It is a rewarding and amazing profession. Nursing is a rewarding profession that often has a personal touch. Patients remember their nurses fondly for many years.
Nursing is not a glamorous, dream-like, or easy job. Nurses are dedicated, hardworking professionals who care deeply about their patients. This is no accident. The training and education required to become a nurse reflect your level of professionalism.
A potential nurse should not be afraid of the prospect of attending nursing school. You might have heard horror stories about nursing school, which can be difficult and often involve long clinical shifts, all-nighters, and tough tests. You might be asking, “How Hard is Nursing School?”
We asked Rasmussen University nursing students to share their experiences. Consider whether these are the challenges you would face if you were to go to nursing school. You probably already possess many of these strengths.
How Hard is Nursing School? 7 Things to Expect
It’s the best way to learn from people who have been there before. To answer the question, “How difficult is nursing school?” We went straight to the source. This is the direct insight of nursing students.
1. You will learn a lot.
This should not come as a surprise, but it is crucial. Nursing school is a demanding program that requires extensive memorization and hard work.
Megan L., a Rasmussen University BSN student in the second-degree entry option, says she always prioritizes her study time.
Megan L. claims that she manages her study time around her work-study schedule and classes while trying to minimize distractions. She claims that she has deleted all her streaming accounts in order to focus on quality study time. Although you don’t necessarily need to focus that hard, any nursing program requires intense concentration.
Megan L. states, “It’s a lot of information you need to retain in a brief time.”
“Nursing school does not have to be black and white. It is just like real life.”
Samantha S., another Accelerated BSN student from Rasmussen University, says she plans out her entire week on Sundays. This helps her organize her study and homework around lectures, labs, clinical, and other commitments. She can plan and see when she will have the time to complete the work. This helps her stay on track and prepares her for her clinical, exams, and classes.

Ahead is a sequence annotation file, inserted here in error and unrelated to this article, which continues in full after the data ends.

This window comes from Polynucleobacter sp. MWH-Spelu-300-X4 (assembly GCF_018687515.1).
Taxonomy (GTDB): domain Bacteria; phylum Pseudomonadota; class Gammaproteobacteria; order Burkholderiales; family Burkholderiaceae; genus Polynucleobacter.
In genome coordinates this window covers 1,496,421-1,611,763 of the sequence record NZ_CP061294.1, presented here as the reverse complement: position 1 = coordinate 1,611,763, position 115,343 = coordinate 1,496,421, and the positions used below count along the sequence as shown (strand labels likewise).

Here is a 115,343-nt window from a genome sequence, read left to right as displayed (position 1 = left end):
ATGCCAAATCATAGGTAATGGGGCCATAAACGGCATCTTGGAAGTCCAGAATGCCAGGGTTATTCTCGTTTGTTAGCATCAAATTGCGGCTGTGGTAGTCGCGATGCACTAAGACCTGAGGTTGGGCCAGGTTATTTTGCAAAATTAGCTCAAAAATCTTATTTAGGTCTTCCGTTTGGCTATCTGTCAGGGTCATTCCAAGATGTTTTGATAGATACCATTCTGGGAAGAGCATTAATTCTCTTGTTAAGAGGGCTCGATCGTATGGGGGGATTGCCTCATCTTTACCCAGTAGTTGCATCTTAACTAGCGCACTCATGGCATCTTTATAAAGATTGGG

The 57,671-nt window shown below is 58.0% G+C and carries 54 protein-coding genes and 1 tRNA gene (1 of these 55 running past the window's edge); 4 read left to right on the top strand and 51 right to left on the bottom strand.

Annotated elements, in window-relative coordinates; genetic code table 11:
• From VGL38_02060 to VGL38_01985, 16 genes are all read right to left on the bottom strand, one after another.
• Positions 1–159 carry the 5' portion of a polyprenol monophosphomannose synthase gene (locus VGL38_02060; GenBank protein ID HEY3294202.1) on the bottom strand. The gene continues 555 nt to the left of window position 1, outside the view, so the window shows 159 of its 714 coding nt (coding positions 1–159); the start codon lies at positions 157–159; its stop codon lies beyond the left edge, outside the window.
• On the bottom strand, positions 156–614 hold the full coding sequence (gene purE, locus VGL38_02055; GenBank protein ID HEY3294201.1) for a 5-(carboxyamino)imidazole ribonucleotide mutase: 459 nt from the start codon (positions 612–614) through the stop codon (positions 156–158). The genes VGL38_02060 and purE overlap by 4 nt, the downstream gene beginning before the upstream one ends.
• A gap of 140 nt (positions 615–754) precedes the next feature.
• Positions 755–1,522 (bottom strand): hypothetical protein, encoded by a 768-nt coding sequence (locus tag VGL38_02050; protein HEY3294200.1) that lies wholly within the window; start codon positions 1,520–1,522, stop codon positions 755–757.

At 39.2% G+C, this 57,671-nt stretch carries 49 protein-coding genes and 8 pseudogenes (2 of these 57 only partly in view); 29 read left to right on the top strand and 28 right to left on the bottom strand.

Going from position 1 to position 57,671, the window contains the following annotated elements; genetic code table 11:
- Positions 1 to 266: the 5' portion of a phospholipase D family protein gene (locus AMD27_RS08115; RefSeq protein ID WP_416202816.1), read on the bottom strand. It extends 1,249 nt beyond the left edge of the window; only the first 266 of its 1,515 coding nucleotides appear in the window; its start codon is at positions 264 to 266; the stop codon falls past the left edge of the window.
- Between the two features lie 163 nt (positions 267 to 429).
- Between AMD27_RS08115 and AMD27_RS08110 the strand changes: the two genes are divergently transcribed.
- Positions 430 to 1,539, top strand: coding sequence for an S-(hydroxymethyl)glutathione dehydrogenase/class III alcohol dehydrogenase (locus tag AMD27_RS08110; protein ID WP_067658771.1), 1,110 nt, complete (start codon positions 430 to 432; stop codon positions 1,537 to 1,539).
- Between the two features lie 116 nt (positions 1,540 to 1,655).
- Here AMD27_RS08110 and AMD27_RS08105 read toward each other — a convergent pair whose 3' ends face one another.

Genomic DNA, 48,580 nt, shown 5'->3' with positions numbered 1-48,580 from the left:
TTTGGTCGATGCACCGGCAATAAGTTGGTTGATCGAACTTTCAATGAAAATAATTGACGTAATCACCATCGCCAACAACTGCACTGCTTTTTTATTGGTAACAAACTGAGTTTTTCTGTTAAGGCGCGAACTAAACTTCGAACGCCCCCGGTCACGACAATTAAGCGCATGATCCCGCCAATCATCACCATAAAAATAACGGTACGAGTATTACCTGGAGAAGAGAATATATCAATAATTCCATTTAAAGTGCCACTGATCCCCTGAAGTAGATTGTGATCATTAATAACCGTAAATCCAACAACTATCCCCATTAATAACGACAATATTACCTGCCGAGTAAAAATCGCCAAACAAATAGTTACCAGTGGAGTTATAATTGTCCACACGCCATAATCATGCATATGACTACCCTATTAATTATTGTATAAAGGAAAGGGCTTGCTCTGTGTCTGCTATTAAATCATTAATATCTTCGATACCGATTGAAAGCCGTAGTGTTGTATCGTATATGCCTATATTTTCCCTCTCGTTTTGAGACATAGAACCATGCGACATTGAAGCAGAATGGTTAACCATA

There are many options for managing your study time. However, there are no one-size fits all solution. Will H., a mentor and student at Rasmussen University, suggests that students use Microsoft Outlook(TM), task lists, and a Microsoft Outlook(TM) calendar to create an “action plan” for each week.
Read More: How Much Does Nursing School Cost?
2. A New Perspective will open up for you.
New challenges come with new knowledge. Nursing school will change how you view the doctor, look at medical shows and think about what to do when you see a prescription label.
All information in nursing classes will have a nursing bent. This will always make you ask, “How does it relate to my nursing career?”
Megan L. and Samantha S. both have science education. Still, they noticed that their nursing classes prepared them for nursing work. Samantha S. believes that having confidence in your ability to understand anatomy and physiology is crucial to a career as a nurse. She says this because she knows how vital it is for patient safety and health.
Megan L. said Pharmacology was a challenging course. She could stay motivated because she knew how important prescription information was for patient safety.
She says, “If you make a mistake with a medication, it could lead to the death of a patient.” Even if a doctor prescribes medication and a pharmacist fills it, the nurse often acts as the last line of defense for the patient. She ensures that the right medicine is administered and the proper dosage is taken.
3. Your Critical Thinking sSills will be Boosted.
It would help if you had the brains to pass the TEAS exam and become a nurse student. The academic challenge does not end there.
Megan L. states that there are many correct answers to our tests but only one is correct. “You must always know the best answer.”
These difficult questions can be frustrating for nurses, but are there good reasons for them to know the correct answer? It is the life of their patients at risk! Megan L. describes the question she received on her last exam. It asked about four very sick patients.
The nurse was asked to decide which patient she should first treat. Although there are likely many nurses at the hospital, she was forced to ask the tough question: “Which patient is going to die fastest if I do nothing?” This question can be lifesaving for nurses in emergencies.
More than one answer can be correct in this example. Natalia D. is a Rasmussen University BSN student. She advises students to resist the temptation of picking the first correct answer. Before selecting an answer, she reminds students to have all the information and prioritize their research.
Samantha S. says, “Nursing school does not have to be black and white.”
Will H. agrees that it is difficult to read the question carefully, but putting yourself in the situation and trusting your instincts are both the hardest and the most important. As you improve your critical thinking skills, you will become more confident.